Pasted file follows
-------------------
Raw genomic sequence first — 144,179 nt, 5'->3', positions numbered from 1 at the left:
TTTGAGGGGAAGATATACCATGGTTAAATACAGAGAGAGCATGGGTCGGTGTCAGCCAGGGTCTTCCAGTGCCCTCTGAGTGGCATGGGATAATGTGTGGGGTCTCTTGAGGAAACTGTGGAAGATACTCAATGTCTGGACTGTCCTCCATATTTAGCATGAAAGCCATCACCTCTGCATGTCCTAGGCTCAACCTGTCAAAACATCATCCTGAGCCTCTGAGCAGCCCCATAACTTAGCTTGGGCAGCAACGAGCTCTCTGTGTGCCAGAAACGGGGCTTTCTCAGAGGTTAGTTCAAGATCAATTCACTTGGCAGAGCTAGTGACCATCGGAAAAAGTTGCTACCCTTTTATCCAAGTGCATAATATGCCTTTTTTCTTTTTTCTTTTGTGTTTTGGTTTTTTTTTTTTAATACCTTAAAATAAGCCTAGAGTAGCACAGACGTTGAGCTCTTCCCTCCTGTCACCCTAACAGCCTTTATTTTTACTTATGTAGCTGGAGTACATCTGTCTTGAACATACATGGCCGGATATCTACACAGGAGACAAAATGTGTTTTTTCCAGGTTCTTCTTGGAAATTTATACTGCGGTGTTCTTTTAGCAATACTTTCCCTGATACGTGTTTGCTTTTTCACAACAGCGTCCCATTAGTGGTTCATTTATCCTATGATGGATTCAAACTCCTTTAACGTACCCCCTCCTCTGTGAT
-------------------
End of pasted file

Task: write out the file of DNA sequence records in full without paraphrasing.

Raw genomic sequence first — 144,179 nt, 5'->3', positions numbered from 1 at the left:
TTTGAGGGGAAGATATACCATGGTTAAATACAGAGAGAGCATGGGTCGGTGTCAGCCAGGGTCTTCCAGTGCCCTCTGAGTGGCATGGGATAATGTGTGGGGTCTCTTGAGGAAACTGTGGAAGATACTCAATGTCTGGACTGTCCTCCATATTTAGCATGAAAGCCATCACCTCTGCATGTCCTAGGCTCAACCTGTCAAAACATCATCCTGAGCCTCTGAGCAGCCCCATAACTTAGCTTGGGCAGCAACGAGCTCTCTGTGTGCCAGAAACGGGGCTTTCTCAGAGGTTAGTTCAAGATCAATTCACTTGGCAGAGCTAGTGACCATCGGAAAAAGTTGCTACCCTTTTATCCAAGTGCATAATATGCCTTTTTTCTTTTTTCTTTTGTGTTTTGGTTTTTTTTTTTTAATACCTTAAAATAAGCCTAGAGTAGCACAGACGTTGAGCTCTTCCCTCCTGTCACCCTAACAGCCTTTATTTTTACTTATGTAGCTGGAGTACATCTGTCTTGAACATACATGGCCGGATATCTACACAGGAGACAAAATGTGTTTTTTCCAGGTTCTTCTTGGAAATTTATACTGCGGTGTTCTTTTAGCAATACTTTCCCTGATACGTGTTTGCTTTTTCACAACAGCGTCCCATTAGTGGTTCATTTATCCTATGATGGATTCAAACTCCTTTAACGTACCCCCTCCTCTGTGAT